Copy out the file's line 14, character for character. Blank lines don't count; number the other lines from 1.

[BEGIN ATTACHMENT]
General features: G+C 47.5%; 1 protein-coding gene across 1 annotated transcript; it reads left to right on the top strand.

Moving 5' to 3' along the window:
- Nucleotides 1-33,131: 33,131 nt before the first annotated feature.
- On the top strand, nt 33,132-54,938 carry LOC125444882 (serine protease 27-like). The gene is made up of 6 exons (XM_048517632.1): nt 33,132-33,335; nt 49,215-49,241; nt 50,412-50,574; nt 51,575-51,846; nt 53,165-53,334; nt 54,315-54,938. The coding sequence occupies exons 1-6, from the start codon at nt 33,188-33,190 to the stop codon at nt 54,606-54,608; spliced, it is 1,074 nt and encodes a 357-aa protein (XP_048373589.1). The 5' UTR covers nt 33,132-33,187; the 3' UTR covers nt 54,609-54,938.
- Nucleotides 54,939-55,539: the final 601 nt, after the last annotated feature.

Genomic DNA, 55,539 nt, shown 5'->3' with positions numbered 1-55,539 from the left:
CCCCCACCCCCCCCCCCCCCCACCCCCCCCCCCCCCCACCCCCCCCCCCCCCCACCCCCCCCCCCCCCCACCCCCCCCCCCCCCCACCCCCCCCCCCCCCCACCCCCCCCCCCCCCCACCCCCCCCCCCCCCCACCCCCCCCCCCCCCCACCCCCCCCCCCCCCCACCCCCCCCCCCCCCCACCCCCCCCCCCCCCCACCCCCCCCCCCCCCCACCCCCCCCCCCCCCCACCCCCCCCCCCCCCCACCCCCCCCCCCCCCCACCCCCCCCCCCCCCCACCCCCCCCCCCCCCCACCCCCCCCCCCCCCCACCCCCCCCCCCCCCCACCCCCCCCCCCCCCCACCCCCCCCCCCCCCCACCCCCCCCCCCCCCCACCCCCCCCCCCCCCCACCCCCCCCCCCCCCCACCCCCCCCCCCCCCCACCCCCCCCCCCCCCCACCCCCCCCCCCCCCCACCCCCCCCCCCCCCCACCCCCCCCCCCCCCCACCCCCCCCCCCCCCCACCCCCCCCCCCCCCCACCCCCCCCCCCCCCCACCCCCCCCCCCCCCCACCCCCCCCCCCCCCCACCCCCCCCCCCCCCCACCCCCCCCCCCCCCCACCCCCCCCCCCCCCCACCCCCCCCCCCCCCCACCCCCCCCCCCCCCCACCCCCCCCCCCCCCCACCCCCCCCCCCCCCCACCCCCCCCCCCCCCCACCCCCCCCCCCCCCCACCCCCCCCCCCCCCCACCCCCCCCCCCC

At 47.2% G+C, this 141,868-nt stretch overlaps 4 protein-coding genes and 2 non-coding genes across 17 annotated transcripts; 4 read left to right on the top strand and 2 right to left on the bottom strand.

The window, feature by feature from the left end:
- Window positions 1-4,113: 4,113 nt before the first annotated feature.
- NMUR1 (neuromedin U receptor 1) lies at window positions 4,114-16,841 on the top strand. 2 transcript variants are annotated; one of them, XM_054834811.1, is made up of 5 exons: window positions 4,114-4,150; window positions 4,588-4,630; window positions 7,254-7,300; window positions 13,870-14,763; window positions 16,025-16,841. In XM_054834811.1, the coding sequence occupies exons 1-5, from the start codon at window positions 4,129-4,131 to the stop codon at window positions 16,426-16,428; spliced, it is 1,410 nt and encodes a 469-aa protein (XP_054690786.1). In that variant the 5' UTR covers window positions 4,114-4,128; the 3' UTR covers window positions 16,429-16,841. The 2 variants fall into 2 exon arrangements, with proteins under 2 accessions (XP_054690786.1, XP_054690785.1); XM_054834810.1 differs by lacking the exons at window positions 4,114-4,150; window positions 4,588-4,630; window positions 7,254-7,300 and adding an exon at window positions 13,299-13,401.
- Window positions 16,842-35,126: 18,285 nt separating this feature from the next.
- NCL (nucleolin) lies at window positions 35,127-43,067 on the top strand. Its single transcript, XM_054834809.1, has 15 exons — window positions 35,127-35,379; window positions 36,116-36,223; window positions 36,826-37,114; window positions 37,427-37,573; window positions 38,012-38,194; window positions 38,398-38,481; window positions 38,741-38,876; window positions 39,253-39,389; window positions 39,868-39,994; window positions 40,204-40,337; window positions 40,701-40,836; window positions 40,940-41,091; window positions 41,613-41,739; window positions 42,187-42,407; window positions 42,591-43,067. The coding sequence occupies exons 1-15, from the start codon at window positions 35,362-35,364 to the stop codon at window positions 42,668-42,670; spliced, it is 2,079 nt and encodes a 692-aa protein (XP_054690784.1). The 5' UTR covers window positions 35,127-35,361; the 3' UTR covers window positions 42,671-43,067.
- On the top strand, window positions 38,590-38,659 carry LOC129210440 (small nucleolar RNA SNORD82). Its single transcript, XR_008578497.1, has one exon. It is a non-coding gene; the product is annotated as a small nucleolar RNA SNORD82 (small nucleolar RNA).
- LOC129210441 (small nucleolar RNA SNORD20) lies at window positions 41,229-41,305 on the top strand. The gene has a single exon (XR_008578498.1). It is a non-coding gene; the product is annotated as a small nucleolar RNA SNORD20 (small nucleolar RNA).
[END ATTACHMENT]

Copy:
- On the top strand, window positions 38,590-38,659 carry LOC129210440 (small nucleolar RNA SNORD82). Its single transcript, XR_008578497.1, has one exon. It is a non-coding gene; the product is annotated as a small nucleolar RNA SNORD82 (small nucleolar RNA).